A different perspective on life in the wild.
The first confirmed case of Ebola in the United States was reported today in Texas. Time to pay attention (Via Vox).
And yes, it did not come in through Central American refugee children as your friends at Fox News were fear mongering a few weeks ago. It came from Africa, where it always has been.
If it’s in America that means it’s in other places we don’t know about yet. But for now, here’s your world Ebola map.
If it were night everywhere at the same time, this is what the Earth would look like (click to enlarge). But that strange statement doesn’t explain the importance of this view. What this image shows us is a representation of global wealth. As Vox puts it:
What you see is that in rich countries, light is largely a proxy for population density. Observe the thick cluster of the US Northeastern Megalopolis and the even bigger cluster in northwestern Europe. In poorer regions, however, the map represents not just population density but also the actual availability of electrical lighting. Huge swathes of Africa are barely illuminated at night, and densely populated India looks rather dim.
But of course, if it were night everywhere, that would mean the sun would be gone and we’d all be dead. Money can’t fix that.
And just to reiterate: Ebola comes from Africa. If you hear someone saying that the children coming through the border with Mexico will bring Ebola into the United States with them, it is your duty as an American to tell that person he (or she) is an idiot. (Graphic via visualscience)
Every year, the Super Bowl comes around and the mavens in the sports media tell us that it’s the biggest sporting event in the world.
Then every four years, the World Cup comes around and mavens in the sports media tell us that it’s the biggest sporting event in the world.
So which one is it? (Via Beutlerink):
Really, are you going to make me do the math?
Multiply the Super Bowl number by four, and you’re still short by the entire population of North America, where the only people who care about the Super Bowl live. And when you think about it, lots of people in the world don’t have televisions. So the World Cup is a community event where villages gather in front of a lone TV to see what’s going on.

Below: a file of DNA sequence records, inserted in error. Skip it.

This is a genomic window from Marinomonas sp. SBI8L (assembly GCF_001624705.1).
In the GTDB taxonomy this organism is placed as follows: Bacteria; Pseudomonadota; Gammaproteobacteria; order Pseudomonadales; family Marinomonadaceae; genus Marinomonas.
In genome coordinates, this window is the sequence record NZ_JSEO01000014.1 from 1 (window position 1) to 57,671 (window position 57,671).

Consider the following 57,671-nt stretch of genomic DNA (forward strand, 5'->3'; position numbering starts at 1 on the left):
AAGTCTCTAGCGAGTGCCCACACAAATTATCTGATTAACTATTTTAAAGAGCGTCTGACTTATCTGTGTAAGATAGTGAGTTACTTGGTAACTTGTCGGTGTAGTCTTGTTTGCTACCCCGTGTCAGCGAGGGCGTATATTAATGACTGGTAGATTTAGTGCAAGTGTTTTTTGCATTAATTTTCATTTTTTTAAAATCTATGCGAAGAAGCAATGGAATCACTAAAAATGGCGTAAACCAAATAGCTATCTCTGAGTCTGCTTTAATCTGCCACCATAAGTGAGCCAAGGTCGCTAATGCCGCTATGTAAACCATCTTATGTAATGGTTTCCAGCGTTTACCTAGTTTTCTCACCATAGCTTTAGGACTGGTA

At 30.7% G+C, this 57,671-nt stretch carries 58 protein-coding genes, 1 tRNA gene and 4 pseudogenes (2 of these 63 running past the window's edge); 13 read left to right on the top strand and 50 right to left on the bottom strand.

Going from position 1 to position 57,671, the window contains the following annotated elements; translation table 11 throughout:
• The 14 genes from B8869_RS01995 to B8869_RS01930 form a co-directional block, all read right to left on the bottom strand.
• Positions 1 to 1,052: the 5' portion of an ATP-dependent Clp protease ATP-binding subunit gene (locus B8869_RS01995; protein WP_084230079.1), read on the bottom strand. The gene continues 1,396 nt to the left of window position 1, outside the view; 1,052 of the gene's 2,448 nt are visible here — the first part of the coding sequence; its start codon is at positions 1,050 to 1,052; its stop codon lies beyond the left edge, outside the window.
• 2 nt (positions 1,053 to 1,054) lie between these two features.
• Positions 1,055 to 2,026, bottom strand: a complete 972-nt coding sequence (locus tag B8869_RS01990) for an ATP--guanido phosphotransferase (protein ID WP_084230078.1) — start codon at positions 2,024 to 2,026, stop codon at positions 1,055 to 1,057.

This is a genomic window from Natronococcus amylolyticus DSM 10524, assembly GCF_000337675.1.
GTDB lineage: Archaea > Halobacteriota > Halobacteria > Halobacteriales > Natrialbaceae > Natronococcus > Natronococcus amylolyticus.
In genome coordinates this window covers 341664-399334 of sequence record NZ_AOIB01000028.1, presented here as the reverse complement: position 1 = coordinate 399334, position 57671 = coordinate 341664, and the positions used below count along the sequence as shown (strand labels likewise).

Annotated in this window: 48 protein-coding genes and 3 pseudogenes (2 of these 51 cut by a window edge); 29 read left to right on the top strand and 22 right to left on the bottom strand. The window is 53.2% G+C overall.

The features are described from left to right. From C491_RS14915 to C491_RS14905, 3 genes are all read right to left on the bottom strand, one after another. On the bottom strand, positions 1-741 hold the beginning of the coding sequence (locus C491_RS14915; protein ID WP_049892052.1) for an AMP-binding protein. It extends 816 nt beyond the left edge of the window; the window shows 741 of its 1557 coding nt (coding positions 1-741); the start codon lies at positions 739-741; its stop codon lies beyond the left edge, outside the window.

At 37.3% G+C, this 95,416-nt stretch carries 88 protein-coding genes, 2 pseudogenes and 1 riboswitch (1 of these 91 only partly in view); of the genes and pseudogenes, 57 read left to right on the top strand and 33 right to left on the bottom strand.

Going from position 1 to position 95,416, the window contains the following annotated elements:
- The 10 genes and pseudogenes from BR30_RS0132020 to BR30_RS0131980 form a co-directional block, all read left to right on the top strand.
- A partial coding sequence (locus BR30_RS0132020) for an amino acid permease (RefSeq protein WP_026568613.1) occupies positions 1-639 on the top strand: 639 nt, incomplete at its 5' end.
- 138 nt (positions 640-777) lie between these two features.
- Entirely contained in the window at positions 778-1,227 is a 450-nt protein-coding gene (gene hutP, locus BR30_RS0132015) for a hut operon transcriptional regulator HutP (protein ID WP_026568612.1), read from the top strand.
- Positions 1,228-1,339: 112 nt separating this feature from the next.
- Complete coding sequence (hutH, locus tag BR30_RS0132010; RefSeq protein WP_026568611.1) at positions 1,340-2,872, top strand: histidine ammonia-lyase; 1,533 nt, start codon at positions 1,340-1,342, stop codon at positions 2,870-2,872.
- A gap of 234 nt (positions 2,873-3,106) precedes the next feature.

And unlike the Super Bowl, they’re not tuning in just to watch the commercials.
I was in Belgium during the 2006 World Cup, and the city put a huge monitor in the middle of the street near the Bourse (the stock exchange building) downtown and closed off the area to automobile traffic. We roamed the streets with an Italian flag and joined all the Italians after Italy beat France in the final. That year in Paris, they put a big screen on the Eiffel Tower which allowed everyone to see Zidane’s headbutt heard around the world.
In 2010, we were in a restaurant/pub in London watching Spain beat the Netherlands in the final, although the highlight of that tournament was when the U.S. tied England because goalie Robert Green let this get by him. We were watching that match with a bunch of Brits who were ragging us on how badly American asses were going to be kicked. Let’s just say, the Americans were the ones gloating at the end.
Check out this photo gallery at the Washington Post to see how people are watching the World Cup around the globe. This is not how we watch the Super Bow.
Ta-Nehisi Coates has an extensive essay on the history of black America and “The Case for Reparations.” It’s worth your time.
In addition, Dylan Matthews at Vox lists “Six times victims have received reparations — including four in the US,” another interesting bit of history.